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Notes From The Editor

Editorial: Iranian Entente Could End The Cycle of First Mousehood

Contributor: Tim Haïdar
Posted: 11/24/2013
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"The early bird gets the worm,
but the second mouse gets the cheese." – Willie Nelson (1933 - )

In the early hours of Monday morning, a historic deal was reached between seven world powers in the Swiss city of Geneva. On one side of the table the P5+1 – the permanent members of the UN Security Council plus Germany – representing 28 per cent of the world’s population and 7.9 per cent of the world’s oil reserves combined. On the other side, The Islamic Republic of Iran, representing one per cent of the global populous but 10.4 per cent of the world’s oil.

On one side of the table, parties jubilant over the "substantial limitations" agreed with regards to the outcast nation’s nuclear programme. On the other side, the pariahs rejoice about their guaranteed right to enrich uranium for peaceful purposes and a temporary relaxation of sanctions on petrochemicals, precious metals and the automotive sector.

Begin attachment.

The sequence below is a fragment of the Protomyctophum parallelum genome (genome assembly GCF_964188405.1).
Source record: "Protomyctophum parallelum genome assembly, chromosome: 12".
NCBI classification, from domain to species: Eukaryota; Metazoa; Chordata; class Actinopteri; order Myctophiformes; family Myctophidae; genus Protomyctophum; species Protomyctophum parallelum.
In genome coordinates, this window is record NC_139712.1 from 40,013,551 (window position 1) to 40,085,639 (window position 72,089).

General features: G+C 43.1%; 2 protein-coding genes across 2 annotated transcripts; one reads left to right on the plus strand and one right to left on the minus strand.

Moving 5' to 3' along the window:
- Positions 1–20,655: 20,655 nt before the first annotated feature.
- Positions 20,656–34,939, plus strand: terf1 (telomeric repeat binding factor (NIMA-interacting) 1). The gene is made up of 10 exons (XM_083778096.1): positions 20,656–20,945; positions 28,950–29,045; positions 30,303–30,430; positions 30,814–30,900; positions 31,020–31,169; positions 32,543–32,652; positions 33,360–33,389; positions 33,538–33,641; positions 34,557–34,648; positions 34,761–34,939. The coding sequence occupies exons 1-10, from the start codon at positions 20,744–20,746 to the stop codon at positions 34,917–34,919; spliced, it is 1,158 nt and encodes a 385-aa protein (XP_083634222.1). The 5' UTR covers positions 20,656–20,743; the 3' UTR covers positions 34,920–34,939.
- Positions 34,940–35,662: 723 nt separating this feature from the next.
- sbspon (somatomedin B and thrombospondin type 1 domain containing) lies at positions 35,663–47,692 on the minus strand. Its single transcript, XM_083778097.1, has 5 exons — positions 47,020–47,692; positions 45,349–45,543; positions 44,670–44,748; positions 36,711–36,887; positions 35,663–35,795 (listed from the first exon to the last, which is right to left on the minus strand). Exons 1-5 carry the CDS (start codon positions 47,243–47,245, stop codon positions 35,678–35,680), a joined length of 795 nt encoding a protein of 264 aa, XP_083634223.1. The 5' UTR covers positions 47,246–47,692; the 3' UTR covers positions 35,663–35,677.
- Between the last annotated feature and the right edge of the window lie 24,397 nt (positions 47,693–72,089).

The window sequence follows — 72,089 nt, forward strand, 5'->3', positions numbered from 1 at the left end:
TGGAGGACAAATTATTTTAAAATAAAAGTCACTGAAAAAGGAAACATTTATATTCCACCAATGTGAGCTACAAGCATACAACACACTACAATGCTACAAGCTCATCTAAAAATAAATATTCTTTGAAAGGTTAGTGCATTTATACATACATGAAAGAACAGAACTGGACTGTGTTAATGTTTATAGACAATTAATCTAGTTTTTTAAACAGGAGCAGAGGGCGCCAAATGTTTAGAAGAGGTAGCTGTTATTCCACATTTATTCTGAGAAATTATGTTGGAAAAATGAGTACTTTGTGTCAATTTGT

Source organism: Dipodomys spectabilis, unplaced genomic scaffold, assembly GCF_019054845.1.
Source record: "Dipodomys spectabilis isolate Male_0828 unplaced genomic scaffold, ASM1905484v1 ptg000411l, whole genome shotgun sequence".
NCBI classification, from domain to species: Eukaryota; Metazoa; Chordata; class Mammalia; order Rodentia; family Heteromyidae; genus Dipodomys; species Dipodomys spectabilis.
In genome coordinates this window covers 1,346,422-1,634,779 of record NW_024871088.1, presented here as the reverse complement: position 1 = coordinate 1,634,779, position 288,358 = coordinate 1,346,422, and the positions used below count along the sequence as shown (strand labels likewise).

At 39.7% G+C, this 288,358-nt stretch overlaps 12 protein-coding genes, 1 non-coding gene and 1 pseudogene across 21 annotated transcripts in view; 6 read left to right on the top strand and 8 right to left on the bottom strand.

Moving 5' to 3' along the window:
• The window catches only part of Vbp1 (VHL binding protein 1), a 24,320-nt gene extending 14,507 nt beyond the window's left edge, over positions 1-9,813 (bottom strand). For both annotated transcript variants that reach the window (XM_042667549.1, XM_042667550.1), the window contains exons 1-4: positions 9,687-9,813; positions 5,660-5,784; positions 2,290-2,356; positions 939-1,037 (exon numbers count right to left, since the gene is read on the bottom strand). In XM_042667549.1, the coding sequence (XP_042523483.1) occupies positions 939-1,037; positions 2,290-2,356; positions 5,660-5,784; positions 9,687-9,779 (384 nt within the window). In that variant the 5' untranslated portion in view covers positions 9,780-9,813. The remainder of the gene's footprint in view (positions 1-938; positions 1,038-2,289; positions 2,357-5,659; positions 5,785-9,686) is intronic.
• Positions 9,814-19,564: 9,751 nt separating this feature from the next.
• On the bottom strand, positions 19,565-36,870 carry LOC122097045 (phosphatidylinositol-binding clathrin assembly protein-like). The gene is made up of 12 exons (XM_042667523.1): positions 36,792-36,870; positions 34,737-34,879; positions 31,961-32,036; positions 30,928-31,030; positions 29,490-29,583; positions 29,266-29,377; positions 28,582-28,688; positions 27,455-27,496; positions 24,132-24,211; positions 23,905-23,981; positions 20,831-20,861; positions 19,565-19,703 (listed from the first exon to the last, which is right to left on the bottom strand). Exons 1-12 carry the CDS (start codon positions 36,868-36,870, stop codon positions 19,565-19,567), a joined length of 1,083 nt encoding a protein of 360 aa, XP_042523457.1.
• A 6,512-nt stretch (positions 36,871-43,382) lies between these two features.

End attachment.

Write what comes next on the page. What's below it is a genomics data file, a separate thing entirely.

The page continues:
The six-month long consensus could lead to a further easing of the embargoes placed on Iranian industry, enabling the release of up to 800,000 barrels per day into the global market as early as December. While this signifies an amount equal to less than 0.9 per cent of current daily world consumption, analysts have forecast that Brent crude may to drop to $90 by the end of calendar year 2014 and further mollification in relations could see crude at $70 per barrel by the end of 2020.

Roman statesman Marcus Tullius Cicero once asked cui bono "who stands to gain?" from any given enterprise. In this situation, every seat around the negotiating table believed that they had won a victory. If we ask cui malo "who stands to lose?", then the State of Israel would put up an aggrieved hand, as would the host of nations that base their national economies on the production and sale of hydrocarbons.

Maybe the greater mass of petroleum exporting nations have played second mouse long enough?...

Tim Haðdar is the Editor In Chief at Oil & Gas IQ. Reach Him At Twitter Or OGIQ

Contributor: Tim Haïdar